George Ellery Hale (June 29, 1868 – February 21, 1938) was an American solar astronomer.
Hale was born in Chicago, Illinois. He was educated at MIT, at the Observatory of Harvard College, (1889–90), and at Berlin (1893–94). As an undergraduate at MIT, he is known for inventing the spectroheliograph, with which he made his discovery of solar vortices. In 1908 at Mount Wilson, he used the Zeeman effect with a modified spectroheliograph to establish that sunspots were magnetic. Subsequent work demonstrated a strong tendency for east-west alignment of magnetic polarities in sunspots, with mirror symmetry across the solar equator; and that the polarity in each hemisphere switched orientation from one sunspot cycle to the next. This systematic property of sunspot magnetic fields is now commonly referred to as the "Hale-Nicholson law," or in many cases simply "Hale's law."
In 1890, he was appointed director of the Kenwood Astrophysical Observatory; he was professor of Astrophysics at Beloit College (1891–93); associate professor at the University of Chicago until 1897, and full professor (1897–1905). He was co-editor of Astronomy and Astrophysics, 1892–95, and after 1895 editor of the Astrophysical Journal. He also served on the board of trustees for Science Service, now known as Society for Science & the Public, from 1921-1923.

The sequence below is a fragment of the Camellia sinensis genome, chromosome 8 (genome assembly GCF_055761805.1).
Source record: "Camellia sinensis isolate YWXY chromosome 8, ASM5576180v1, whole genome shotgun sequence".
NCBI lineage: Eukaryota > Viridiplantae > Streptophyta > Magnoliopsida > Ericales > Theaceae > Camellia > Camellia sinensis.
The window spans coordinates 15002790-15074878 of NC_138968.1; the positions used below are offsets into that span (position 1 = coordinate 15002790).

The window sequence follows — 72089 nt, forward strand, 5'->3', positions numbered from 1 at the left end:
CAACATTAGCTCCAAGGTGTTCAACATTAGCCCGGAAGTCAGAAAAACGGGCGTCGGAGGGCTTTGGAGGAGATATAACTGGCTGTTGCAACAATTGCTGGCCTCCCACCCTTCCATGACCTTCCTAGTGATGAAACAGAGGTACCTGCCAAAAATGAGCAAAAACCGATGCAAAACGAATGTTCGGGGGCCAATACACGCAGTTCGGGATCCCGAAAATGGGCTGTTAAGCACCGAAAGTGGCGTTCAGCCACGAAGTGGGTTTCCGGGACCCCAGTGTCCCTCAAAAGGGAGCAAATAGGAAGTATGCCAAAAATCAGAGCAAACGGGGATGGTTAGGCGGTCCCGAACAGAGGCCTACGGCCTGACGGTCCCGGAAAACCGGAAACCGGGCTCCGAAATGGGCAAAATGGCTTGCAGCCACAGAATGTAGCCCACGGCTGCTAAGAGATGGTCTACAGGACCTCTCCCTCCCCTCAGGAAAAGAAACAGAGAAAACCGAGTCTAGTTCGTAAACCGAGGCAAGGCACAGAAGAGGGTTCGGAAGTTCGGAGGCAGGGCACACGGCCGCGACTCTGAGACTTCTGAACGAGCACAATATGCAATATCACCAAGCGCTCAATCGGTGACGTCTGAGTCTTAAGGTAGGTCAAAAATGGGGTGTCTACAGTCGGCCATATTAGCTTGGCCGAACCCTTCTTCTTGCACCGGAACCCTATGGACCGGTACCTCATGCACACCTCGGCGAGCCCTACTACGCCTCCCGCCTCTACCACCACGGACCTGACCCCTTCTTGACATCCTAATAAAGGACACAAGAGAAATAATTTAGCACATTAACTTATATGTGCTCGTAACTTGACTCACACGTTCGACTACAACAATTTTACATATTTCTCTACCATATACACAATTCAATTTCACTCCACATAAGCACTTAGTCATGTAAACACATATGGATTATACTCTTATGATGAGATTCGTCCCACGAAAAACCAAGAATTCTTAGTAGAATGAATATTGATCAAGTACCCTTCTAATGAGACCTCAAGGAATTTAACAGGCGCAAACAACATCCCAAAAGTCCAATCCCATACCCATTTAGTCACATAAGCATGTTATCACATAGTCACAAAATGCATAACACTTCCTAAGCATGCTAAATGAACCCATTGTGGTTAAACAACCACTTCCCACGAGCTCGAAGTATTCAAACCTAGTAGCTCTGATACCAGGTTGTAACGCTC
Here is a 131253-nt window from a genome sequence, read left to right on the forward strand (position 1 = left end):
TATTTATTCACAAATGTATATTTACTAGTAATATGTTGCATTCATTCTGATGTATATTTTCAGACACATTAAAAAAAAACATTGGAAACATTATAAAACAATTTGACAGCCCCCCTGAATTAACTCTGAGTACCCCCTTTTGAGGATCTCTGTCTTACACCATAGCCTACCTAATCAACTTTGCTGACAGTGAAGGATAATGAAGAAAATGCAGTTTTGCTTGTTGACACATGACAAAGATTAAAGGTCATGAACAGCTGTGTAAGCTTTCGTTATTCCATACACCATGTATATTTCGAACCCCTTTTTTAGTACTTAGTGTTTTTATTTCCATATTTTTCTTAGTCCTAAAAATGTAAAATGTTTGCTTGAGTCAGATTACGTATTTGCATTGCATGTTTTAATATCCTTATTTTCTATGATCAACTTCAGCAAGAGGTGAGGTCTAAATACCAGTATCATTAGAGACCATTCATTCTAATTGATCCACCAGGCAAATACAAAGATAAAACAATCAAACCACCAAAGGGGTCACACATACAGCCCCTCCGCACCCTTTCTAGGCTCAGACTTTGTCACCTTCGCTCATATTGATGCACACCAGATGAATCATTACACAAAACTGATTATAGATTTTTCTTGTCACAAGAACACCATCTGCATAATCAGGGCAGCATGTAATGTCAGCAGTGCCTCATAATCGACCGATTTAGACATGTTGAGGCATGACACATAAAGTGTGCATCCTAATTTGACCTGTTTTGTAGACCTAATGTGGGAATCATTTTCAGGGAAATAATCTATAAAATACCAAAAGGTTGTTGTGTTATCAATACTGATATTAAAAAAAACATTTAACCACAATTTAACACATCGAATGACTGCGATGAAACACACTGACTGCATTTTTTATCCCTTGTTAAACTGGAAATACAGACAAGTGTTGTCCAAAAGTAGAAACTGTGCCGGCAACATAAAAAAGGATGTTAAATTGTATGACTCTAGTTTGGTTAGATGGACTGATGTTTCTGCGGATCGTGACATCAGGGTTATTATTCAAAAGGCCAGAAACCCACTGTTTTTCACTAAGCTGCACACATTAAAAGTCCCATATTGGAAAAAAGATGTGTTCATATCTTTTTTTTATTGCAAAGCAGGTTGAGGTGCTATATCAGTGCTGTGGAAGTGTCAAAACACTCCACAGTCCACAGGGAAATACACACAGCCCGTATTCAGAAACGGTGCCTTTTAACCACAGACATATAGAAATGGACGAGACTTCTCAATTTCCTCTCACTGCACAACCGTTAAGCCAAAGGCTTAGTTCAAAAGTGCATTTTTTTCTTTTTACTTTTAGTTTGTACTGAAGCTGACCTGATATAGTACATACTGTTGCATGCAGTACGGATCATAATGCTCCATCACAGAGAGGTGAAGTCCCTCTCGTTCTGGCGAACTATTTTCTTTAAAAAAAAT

Hale was a driven individual who worked to found a number of significant astronomical observatories, including Yerkes Observatory, Mount Wilson Observatory, Palomar Observatory, and the Hale Solar Laboratory. At Mount Wilson, he hired and encouraged Harlow Shapley and Edwin Hubble toward some of the most significant discoveries of the time. He was a prolific organizer who helped create a number of astronomical institutions, societies and journals. Hale also played a central role in developing the California Institute of Technology into a leading research university. After retiring as director at Mount Wilson, he built the Hale Solar Laboratory in Pasadena, California, as his office and workshop, pursuing his interest in the sun.
Prof. Hale was elected an honorary fellow of the Astronomical and Physical Society of Toronto in 1899.